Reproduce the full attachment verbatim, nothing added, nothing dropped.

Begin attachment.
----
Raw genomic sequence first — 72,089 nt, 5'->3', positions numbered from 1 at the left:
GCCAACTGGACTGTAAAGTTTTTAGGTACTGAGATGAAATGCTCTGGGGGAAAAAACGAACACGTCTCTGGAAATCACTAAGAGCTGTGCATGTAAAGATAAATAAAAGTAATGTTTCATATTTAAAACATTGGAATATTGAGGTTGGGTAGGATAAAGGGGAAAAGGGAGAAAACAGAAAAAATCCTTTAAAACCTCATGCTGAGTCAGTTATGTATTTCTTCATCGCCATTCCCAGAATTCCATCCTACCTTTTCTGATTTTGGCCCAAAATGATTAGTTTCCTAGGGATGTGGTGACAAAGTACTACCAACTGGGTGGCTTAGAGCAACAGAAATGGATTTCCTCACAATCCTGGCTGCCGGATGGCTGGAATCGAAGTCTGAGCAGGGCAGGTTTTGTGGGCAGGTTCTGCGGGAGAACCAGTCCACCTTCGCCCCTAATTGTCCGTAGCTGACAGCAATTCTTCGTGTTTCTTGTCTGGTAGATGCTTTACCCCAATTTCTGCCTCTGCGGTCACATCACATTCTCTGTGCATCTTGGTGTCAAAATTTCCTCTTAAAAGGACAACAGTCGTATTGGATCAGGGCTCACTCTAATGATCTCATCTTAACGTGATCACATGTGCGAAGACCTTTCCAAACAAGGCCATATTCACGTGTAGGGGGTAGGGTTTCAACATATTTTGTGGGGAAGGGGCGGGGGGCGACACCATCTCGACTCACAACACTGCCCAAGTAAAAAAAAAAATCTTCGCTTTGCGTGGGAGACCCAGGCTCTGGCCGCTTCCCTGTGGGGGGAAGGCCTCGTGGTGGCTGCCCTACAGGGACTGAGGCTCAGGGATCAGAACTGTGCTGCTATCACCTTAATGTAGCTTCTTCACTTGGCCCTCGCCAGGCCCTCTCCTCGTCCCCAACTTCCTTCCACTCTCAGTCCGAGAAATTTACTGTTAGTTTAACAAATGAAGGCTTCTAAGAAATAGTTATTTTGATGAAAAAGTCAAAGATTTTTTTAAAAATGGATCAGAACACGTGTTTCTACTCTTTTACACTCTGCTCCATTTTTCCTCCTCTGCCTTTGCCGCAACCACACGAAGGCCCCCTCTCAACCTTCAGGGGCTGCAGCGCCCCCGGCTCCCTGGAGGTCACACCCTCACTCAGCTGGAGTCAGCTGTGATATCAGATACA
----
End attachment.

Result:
Raw genomic sequence first — 72,089 nt, 5'->3', positions numbered from 1 at the left:
GCCAACTGGACTGTAAAGTTTTTAGGTACTGAGATGAAATGCTCTGGGGGAAAAAACGAACACGTCTCTGGAAATCACTAAGAGCTGTGCATGTAAAGATAAATAAAAGTAATGTTTCATATTTAAAACATTGGAATATTGAGGTTGGGTAGGATAAAGGGGAAAAGGGAGAAAACAGAAAAAATCCTTTAAAACCTCATGCTGAGTCAGTTATGTATTTCTTCATCGCCATTCCCAGAATTCCATCCTACCTTTTCTGATTTTGGCCCAAAATGATTAGTTTCCTAGGGATGTGGTGACAAAGTACTACCAACTGGGTGGCTTAGAGCAACAGAAATGGATTTCCTCACAATCCTGGCTGCCGGATGGCTGGAATCGAAGTCTGAGCAGGGCAGGTTTTGTGGGCAGGTTCTGCGGGAGAACCAGTCCACCTTCGCCCCTAATTGTCCGTAGCTGACAGCAATTCTTCGTGTTTCTTGTCTGGTAGATGCTTTACCCCAATTTCTGCCTCTGCGGTCACATCACATTCTCTGTGCATCTTGGTGTCAAAATTTCCTCTTAAAAGGACAACAGTCGTATTGGATCAGGGCTCACTCTAATGATCTCATCTTAACGTGATCACATGTGCGAAGACCTTTCCAAACAAGGCCATATTCACGTGTAGGGGGTAGGGTTTCAACATATTTTGTGGGGAAGGGGCGGGGGGCGACACCATCTCGACTCACAACACTGCCCAAGTAAAAAAAAAAATCTTCGCTTTGCGTGGGAGACCCAGGCTCTGGCCGCTTCCCTGTGGGGGGAAGGCCTCGTGGTGGCTGCCCTACAGGGACTGAGGCTCAGGGATCAGAACTGTGCTGCTATCACCTTAATGTAGCTTCTTCACTTGGCCCTCGCCAGGCCCTCTCCTCGTCCCCAACTTCCTTCCACTCTCAGTCCGAGAAATTTACTGTTAGTTTAACAAATGAAGGCTTCTAAGAAATAGTTATTTTGATGAAAAAGTCAAAGATTTTTTTAAAAATGGATCAGAACACGTGTTTCTACTCTTTTACACTCTGCTCCATTTTTCCTCCTCTGCCTTTGCCGCAACCACACGAAGGCCCCCTCTCAACCTTCAGGGGCTGCAGCGCCCCCGGCTCCCTGGAGGTCACACCCTCACTCAGCTGGAGTCAGCTGTGATATCAGATACA